Tips on how to survive Ramadan

Iftar. Pic: Ayesha Rahman

It’s that time of the year when 124,400 Muslims living in Tower Hamlets join together and celebrate the holy month of Ramadan. Dedicating their time to bettering themselves and abstaining from food and drink during the day isn’t the easiest, so Eastlondonlines has put together a list of tips to make this Ramadan a little less tough for those who are fasting.

A cup of water. Pic: Ayesha Rahman

Step 1. Hydrate

It’s extremely important to drink plenty of water to prevent dehydration, allowing key bodily functions to get us through our everyday activities. Although this may not be possible during the day, drinking a few extra glasses of water during Iftar and suhoor (at least 8) would make a huge difference. Your body will definitely thank you for that later.

Fried food. Pic: Ayesha Rahman

Step 2. Avoid fried food

This one may seem a little bit difficult at first, but stuffing yourself with oily food will only make you feel even more tired and sluggish. Not to mention the increase in salt may potentially cause dehydration.

Try fibre-rich food which makes you feel full for a longer period of time due to the slow digestion. Eating fruit and veg is a great choice to provide our body with essential vitamins and minerals to keep us awake and energised.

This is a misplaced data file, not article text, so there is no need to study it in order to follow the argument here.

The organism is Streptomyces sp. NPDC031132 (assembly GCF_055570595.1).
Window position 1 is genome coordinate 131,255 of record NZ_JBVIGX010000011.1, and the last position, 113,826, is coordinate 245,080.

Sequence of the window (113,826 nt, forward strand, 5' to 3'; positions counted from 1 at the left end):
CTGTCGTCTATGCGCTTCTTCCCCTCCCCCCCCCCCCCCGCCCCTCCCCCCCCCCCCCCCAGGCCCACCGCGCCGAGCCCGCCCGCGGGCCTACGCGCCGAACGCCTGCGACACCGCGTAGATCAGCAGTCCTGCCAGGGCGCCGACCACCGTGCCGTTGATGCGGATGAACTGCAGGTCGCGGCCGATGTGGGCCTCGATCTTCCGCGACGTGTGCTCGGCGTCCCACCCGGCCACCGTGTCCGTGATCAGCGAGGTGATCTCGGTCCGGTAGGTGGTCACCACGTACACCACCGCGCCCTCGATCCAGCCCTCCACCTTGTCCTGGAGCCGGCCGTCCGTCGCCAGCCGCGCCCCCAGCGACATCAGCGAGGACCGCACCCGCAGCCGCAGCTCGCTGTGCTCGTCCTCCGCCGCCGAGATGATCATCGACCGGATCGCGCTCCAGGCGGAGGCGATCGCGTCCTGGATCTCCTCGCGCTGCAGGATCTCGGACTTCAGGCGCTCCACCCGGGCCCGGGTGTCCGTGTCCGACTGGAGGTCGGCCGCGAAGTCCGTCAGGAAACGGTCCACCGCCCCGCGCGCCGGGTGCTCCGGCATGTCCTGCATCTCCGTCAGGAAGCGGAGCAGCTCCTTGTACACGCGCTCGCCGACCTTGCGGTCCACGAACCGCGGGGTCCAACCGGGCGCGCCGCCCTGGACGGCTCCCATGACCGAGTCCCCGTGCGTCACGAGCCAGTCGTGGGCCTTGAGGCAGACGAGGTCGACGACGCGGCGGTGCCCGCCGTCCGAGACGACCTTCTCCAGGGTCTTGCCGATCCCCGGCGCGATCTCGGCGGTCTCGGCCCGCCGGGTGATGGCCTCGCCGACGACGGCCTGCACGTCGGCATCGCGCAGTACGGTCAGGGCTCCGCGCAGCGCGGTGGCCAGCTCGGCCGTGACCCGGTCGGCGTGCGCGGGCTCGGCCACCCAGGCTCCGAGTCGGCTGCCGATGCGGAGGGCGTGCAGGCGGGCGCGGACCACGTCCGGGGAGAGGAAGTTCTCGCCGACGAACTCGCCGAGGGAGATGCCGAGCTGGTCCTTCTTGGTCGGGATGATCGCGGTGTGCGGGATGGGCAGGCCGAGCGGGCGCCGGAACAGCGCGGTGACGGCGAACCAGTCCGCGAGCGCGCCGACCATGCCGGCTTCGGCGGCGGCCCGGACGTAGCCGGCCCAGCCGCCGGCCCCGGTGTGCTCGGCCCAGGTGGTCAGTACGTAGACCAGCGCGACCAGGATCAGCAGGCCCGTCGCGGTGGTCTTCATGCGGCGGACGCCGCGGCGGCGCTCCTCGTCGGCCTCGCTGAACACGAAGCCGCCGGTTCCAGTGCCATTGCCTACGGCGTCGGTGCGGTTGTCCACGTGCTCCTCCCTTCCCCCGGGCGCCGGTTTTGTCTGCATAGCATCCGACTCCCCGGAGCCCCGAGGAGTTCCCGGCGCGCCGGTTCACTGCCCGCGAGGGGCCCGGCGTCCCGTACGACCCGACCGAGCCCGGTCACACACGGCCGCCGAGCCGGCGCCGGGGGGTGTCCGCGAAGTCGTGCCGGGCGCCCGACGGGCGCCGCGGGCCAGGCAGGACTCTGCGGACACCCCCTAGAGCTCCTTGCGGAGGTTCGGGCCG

A plate of watermelon. Pic: Ayesha Rahman

Step 3. Don’t skip Suhoor

Suhoor, the pre-dawn meal, gives you strength and makes the fasting more tolerable. Skipping Suhoor means that your body must rely on the food you consumed on the previous day until you can eat again. If you go a long time without eating it will lead to feeling tired and weak the next day. Additionally, this would not only make you gain weight faster but may also cause bloating and problems with the digestive system. Eating carbohydrates would be a great way to prolong the release of energy throughout the day.

Football. Pic: Ayesha Rahman

Step 4. Stay active

If you want to burn a few extra calories, stay active! Going for walks and keeping your body moving will tone your body and keep your strength going. High-intensity workouts might not be encouraged due to the lack of energy and dehydration. However, light exercises like meditation, gentle aerobics and walking are encouraged. Avoid exercising right after eating, as our blood flow is being directed to our digestive system.

Young boy sleeping. Pic: Ayesha Rahman

Step 5. Rest!

Probably the most useful tip of all. Getting enough sleep and having regular naps will keep you focused at all times. The National Sleep Foundation said 20-30-minute naps can “improve alertness and performance” without leaving you feeling groggy. This will help you feel refreshed and energised to carry on with your daily tasks for the rest of the day.

Students working. Pic: Ayesha Rahman

Step 6. Keep yourself busy

Try taking up a hobby you can enjoy, or finishing off tasks to keep yourself busy for when you start feeling hungry. Not only are you being productive, but you also get to trick your body into thinking that you are simply too busy to feel hungry. That way you won’t spend your time staring at the clock and torturing yourself by browsing pictures of delicious food.

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